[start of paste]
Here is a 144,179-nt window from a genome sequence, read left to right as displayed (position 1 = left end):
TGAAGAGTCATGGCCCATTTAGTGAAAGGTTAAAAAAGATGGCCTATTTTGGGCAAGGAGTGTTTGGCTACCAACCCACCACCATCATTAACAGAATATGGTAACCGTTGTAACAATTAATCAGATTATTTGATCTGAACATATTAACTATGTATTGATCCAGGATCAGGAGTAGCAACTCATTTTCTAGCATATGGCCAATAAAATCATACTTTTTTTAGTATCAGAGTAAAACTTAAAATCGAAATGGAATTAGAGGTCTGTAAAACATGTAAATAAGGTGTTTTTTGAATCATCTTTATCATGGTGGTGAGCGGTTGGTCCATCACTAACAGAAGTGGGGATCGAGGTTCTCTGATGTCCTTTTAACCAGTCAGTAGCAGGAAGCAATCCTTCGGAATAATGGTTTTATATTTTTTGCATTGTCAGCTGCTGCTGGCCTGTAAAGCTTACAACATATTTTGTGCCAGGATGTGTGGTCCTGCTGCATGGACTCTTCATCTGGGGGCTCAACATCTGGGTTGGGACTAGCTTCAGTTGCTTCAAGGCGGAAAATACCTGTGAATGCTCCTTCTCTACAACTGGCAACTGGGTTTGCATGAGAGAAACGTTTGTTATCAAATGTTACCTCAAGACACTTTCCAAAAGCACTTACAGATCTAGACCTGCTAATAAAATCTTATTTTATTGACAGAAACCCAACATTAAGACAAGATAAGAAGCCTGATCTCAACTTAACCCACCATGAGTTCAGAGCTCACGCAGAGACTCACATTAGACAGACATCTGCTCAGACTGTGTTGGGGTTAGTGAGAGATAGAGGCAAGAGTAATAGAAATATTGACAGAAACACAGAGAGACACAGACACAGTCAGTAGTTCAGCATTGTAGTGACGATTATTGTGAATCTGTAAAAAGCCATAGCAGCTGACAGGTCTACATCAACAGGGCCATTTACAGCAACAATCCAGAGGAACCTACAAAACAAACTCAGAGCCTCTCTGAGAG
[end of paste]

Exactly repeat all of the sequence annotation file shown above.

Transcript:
Here is a 144,179-nt window from a genome sequence, read left to right as displayed (position 1 = left end):
TGAAGAGTCATGGCCCATTTAGTGAAAGGTTAAAAAAGATGGCCTATTTTGGGCAAGGAGTGTTTGGCTACCAACCCACCACCATCATTAACAGAATATGGTAACCGTTGTAACAATTAATCAGATTATTTGATCTGAACATATTAACTATGTATTGATCCAGGATCAGGAGTAGCAACTCATTTTCTAGCATATGGCCAATAAAATCATACTTTTTTTAGTATCAGAGTAAAACTTAAAATCGAAATGGAATTAGAGGTCTGTAAAACATGTAAATAAGGTGTTTTTTGAATCATCTTTATCATGGTGGTGAGCGGTTGGTCCATCACTAACAGAAGTGGGGATCGAGGTTCTCTGATGTCCTTTTAACCAGTCAGTAGCAGGAAGCAATCCTTCGGAATAATGGTTTTATATTTTTTGCATTGTCAGCTGCTGCTGGCCTGTAAAGCTTACAACATATTTTGTGCCAGGATGTGTGGTCCTGCTGCATGGACTCTTCATCTGGGGGCTCAACATCTGGGTTGGGACTAGCTTCAGTTGCTTCAAGGCGGAAAATACCTGTGAATGCTCCTTCTCTACAACTGGCAACTGGGTTTGCATGAGAGAAACGTTTGTTATCAAATGTTACCTCAAGACACTTTCCAAAAGCACTTACAGATCTAGACCTGCTAATAAAATCTTATTTTATTGACAGAAACCCAACATTAAGACAAGATAAGAAGCCTGATCTCAACTTAACCCACCATGAGTTCAGAGCTCACGCAGAGACTCACATTAGACAGACATCTGCTCAGACTGTGTTGGGGTTAGTGAGAGATAGAGGCAAGAGTAATAGAAATATTGACAGAAACACAGAGAGACACAGACACAGTCAGTAGTTCAGCATTGTAGTGACGATTATTGTGAATCTGTAAAAAGCCATAGCAGCTGACAGGTCTACATCAACAGGGCCATTTACAGCAACAATCCAGAGGAACCTACAAAACAAACTCAGAGCCTCTCTGAGAG